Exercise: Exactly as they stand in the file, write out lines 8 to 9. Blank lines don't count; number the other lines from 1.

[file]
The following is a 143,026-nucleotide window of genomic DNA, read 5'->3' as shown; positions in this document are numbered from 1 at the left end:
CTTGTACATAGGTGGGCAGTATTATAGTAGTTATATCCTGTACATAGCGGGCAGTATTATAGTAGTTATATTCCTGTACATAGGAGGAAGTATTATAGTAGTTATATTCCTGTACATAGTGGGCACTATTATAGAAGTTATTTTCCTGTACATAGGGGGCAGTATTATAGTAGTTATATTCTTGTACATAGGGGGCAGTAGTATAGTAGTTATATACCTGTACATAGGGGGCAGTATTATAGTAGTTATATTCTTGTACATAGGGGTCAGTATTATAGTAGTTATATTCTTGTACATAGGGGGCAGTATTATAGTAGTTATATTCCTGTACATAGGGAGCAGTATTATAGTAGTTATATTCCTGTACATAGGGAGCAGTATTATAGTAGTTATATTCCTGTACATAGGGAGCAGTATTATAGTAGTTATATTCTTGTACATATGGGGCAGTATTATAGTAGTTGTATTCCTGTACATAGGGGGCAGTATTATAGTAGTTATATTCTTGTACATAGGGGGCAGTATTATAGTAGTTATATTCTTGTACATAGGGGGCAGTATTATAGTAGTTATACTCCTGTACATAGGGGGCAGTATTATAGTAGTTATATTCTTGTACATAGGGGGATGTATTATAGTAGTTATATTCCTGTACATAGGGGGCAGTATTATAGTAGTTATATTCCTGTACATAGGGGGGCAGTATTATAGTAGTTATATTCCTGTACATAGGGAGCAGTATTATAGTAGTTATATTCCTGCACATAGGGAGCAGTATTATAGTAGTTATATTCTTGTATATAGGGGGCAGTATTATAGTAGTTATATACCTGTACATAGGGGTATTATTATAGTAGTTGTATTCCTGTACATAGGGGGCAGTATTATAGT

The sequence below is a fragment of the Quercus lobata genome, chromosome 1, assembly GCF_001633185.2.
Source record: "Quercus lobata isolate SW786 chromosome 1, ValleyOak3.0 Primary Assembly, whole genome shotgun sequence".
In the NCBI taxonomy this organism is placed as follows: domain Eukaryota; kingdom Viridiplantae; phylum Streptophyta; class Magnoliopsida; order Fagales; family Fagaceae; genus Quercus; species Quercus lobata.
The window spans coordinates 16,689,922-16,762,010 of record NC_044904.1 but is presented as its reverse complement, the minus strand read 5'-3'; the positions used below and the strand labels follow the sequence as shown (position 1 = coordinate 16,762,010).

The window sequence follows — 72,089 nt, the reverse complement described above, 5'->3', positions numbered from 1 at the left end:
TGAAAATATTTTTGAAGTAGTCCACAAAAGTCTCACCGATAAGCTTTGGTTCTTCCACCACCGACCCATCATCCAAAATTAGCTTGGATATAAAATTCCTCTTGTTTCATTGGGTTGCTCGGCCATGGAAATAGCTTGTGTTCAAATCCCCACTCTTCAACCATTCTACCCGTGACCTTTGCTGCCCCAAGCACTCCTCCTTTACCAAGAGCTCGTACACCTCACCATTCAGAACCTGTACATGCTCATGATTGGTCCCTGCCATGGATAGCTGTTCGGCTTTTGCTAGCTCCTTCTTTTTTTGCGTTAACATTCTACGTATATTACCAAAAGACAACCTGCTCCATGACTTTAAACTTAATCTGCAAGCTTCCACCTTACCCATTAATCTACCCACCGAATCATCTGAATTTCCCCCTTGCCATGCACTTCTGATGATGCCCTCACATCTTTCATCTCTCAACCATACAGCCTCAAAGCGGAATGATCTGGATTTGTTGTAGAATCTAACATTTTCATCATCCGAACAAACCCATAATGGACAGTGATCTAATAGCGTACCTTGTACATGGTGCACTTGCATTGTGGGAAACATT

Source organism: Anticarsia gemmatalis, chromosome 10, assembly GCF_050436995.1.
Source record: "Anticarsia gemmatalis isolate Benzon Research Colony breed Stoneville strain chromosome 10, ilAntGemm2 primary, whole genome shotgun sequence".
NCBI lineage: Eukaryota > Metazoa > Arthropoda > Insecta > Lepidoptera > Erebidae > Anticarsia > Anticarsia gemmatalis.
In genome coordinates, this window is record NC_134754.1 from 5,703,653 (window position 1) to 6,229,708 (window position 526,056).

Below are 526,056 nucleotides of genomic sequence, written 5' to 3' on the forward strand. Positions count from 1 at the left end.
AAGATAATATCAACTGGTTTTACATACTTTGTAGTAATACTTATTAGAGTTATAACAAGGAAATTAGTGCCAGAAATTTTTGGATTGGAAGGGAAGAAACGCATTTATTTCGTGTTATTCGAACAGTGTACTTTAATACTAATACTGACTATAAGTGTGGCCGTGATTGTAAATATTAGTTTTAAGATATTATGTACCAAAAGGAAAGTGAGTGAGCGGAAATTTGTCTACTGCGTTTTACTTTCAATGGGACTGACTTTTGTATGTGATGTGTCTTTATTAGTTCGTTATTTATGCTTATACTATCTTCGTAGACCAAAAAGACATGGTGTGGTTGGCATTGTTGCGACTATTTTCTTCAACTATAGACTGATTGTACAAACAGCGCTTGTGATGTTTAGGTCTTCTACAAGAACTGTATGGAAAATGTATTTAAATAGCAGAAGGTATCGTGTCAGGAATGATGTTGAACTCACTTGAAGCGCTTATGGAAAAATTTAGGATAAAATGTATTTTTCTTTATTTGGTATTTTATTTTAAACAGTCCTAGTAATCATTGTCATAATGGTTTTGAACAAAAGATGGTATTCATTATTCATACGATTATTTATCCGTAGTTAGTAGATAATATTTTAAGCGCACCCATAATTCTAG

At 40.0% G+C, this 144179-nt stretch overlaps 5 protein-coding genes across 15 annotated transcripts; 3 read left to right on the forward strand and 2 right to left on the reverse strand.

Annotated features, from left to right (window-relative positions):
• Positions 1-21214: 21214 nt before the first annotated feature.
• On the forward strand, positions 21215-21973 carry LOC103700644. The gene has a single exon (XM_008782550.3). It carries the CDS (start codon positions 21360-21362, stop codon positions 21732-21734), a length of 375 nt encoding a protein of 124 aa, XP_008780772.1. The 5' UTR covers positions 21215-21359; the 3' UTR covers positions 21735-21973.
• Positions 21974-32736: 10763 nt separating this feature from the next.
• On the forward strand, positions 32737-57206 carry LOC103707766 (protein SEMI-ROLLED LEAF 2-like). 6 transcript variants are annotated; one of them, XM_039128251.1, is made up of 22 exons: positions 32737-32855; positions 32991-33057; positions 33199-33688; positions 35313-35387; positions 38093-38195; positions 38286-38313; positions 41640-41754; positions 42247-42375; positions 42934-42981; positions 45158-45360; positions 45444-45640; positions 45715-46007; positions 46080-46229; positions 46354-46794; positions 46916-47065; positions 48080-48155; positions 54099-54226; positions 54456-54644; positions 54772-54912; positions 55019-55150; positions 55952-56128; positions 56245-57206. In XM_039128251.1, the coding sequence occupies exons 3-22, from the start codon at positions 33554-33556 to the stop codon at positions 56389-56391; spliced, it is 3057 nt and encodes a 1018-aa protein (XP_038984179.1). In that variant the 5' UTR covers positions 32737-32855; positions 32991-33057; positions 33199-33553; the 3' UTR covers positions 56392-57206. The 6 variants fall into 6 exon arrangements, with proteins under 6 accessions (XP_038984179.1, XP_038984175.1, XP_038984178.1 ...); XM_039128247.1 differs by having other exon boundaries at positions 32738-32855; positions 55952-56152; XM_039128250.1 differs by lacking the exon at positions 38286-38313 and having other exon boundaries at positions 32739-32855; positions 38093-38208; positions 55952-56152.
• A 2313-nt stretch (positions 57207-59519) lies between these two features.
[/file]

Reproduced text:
TGAAAATATTTTTGAAGTAGTCCACAAAAGTCTCACCGATAAGCTTTGGTTCTTCCACCACCGACCCATCATCCAAAATTAGCTTGGATATAAAATTCCTCTTGTTTCATTGGGTTGCTCGGCCATGGAAATAGCTTGTGTTCAAATCCCCACTCTTCAACCATTCTACCCGTGACCTTTGCTGCCCCAAGCACTCCTCCTTTACCAAGAGCTCGTACACCTCACCATTCAGAACCTGTACATGCTCATGATTGGTCCCTGCCATGGATAGCTGTTCGGCTTTTGCTAGCTCCTTCTTTTTTTGCGTTAACATTCTACGTATATTACCAAAAGACAACCTGCTCCATGACTTTAAACTTAATCTGCAAGCTTCCACCTTACCCATTAATCTACCCACCGAATCATCTGAATTTCCCCCTTGCCATGCACTTCTGATGATGCCCTCACATCTTTCATCTCTCAACCATACAGCCTCAAAGCGGAATGATCTGGATTTGTTGTAGAATCTAACATTTTCATCATCCGAACAAACCCATAATGGACAGTGATCTAATAGCGTACCTTGTACATGGTGCACTTGCATTGTGGGAAACATT

Source organism: Anticarsia gemmatalis, chromosome 10, assembly GCF_050436995.1.